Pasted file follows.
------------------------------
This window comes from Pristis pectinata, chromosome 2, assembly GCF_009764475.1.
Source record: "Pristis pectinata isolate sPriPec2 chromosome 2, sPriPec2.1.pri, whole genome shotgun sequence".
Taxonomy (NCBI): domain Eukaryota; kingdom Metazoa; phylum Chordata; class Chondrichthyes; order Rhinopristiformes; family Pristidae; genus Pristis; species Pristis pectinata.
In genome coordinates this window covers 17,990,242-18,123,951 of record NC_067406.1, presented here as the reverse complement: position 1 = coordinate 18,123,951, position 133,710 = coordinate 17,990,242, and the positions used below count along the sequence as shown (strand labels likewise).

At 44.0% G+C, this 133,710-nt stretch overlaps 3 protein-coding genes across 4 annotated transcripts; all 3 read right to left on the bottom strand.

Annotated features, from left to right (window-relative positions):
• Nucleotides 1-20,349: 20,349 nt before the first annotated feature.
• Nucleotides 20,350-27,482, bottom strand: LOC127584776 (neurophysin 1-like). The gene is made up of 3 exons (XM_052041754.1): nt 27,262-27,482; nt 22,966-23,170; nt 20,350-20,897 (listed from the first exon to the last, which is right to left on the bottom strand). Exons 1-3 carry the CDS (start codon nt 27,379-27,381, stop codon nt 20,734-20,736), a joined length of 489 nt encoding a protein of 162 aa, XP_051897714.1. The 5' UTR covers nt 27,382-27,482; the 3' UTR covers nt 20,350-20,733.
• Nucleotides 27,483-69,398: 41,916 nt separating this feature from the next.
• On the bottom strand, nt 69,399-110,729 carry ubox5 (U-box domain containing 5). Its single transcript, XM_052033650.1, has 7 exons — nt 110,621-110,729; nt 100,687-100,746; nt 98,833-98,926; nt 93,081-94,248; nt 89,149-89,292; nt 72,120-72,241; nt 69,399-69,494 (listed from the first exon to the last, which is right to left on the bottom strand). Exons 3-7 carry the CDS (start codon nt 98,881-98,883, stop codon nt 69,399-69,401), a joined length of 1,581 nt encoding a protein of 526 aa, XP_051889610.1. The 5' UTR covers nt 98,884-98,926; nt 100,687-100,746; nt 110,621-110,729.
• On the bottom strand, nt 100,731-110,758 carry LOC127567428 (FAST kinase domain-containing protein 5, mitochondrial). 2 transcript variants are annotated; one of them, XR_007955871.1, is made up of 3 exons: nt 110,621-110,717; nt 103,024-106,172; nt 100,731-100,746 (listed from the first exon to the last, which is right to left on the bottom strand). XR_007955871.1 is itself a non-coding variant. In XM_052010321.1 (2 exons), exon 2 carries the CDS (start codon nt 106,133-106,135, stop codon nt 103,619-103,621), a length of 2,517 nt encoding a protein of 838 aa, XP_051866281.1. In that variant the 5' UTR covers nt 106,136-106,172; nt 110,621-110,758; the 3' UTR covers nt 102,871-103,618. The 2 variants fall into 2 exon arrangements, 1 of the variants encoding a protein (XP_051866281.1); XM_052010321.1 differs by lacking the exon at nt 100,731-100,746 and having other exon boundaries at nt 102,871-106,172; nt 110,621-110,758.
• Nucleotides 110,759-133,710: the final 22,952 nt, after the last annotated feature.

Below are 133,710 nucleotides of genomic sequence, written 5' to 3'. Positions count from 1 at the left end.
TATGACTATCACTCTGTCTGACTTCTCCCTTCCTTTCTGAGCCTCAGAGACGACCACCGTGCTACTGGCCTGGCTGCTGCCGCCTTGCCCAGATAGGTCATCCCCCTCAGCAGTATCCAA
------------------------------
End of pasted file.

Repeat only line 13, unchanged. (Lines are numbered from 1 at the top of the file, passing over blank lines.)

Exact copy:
Below are 133,710 nucleotides of genomic sequence, written 5' to 3'. Positions count from 1 at the left end.